Pub. date: 2009 | Online Pub. Date: August 16, 2009 | DOI: 10.4135/9780857021083 | Print ISBN: 9781412919760 | Online ISBN: 9780857021083| Publisher:SAGE Publications LtdAbout this handbook
Chapter 17: Revolution
Jack A. Goldstone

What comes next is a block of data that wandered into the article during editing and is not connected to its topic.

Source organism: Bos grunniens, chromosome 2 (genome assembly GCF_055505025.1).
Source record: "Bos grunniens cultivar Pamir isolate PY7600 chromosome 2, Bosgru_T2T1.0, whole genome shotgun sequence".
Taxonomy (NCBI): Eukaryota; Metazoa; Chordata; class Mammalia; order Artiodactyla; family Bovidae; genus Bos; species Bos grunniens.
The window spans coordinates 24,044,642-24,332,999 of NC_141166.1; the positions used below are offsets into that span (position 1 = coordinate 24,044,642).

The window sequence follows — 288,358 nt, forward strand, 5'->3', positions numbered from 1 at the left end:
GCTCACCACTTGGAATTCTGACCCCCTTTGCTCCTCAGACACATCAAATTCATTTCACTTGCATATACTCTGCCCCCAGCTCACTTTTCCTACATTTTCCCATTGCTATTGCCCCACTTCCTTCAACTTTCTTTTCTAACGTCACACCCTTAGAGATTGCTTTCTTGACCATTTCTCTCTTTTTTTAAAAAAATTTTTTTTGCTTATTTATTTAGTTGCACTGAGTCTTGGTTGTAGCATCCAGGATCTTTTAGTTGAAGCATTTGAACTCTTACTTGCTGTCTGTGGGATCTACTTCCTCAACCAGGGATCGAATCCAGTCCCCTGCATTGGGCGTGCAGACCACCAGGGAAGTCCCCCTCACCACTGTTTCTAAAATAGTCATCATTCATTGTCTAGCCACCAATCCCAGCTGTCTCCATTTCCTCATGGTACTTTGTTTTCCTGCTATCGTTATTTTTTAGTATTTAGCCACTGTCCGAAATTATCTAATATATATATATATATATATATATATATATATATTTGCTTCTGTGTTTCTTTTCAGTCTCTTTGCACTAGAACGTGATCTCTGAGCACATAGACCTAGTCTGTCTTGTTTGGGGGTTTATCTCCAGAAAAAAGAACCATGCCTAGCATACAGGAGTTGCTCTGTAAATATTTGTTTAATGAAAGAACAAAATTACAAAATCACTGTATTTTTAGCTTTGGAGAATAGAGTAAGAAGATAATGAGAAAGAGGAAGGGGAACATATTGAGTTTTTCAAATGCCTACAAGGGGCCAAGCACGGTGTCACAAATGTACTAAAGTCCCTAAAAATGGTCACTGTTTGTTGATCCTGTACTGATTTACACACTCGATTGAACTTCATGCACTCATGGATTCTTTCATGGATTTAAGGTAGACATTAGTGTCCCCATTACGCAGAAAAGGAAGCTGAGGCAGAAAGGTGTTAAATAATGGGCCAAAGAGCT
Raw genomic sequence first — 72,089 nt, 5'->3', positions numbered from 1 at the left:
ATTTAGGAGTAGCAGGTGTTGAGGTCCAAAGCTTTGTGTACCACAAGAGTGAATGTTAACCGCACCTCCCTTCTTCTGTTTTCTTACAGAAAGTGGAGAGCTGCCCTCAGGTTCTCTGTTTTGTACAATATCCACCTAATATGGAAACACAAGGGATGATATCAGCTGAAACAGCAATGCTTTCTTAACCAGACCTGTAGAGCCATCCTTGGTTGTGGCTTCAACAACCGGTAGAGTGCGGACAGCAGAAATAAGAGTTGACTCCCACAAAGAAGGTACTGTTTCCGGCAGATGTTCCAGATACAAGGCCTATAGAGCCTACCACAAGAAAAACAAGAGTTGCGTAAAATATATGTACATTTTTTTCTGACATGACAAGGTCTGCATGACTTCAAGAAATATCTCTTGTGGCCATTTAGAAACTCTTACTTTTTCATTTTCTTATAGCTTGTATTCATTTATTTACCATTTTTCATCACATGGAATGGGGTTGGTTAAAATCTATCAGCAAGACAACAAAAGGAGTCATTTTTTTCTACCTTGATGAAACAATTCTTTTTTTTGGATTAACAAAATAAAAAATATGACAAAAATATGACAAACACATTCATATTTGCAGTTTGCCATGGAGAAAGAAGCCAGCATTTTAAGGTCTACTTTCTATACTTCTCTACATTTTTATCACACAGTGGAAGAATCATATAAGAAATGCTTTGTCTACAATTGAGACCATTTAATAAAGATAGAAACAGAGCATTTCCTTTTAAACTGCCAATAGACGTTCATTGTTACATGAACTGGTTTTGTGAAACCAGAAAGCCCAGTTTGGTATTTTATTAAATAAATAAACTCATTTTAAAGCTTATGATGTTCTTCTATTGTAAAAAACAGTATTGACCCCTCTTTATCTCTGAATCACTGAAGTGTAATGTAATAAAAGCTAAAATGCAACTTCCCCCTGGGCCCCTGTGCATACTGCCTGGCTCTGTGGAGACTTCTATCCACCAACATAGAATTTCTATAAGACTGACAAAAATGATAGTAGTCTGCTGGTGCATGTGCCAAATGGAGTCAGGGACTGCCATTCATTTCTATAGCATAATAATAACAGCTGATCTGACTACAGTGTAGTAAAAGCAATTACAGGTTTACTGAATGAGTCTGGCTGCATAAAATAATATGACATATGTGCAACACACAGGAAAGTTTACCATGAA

Revolution Revolutions are rapid changes in the institutions of government, carried out by non-institutional means, and usually with the support of popular groups mobilized for demonstrations, local revolts, guerilla warfare, civil war, mass strikes, or other revolutionary actions. Until the 1960s, revolutions were viewed as major turning points in history, ending traditional systems of government and ushering in modern political organization. However, the proliferation of revolutionary movements and of rapid shifts in governments throughout the twentieth century has led to a more open and ambiguous view. Revolutions – even ‘great social revolutions’ such as the French Revolution of 1789 and the Russian Revolution of 1917 – are now seen as bringing a mixture of change and continuity. Revolutions include many different kinds of social change, including anti-colonial independence revolts, anti-dictatorial revolutions, and anti-communist revolutions. These brought political and social changes of varying degrees, some of which were lasting and some ...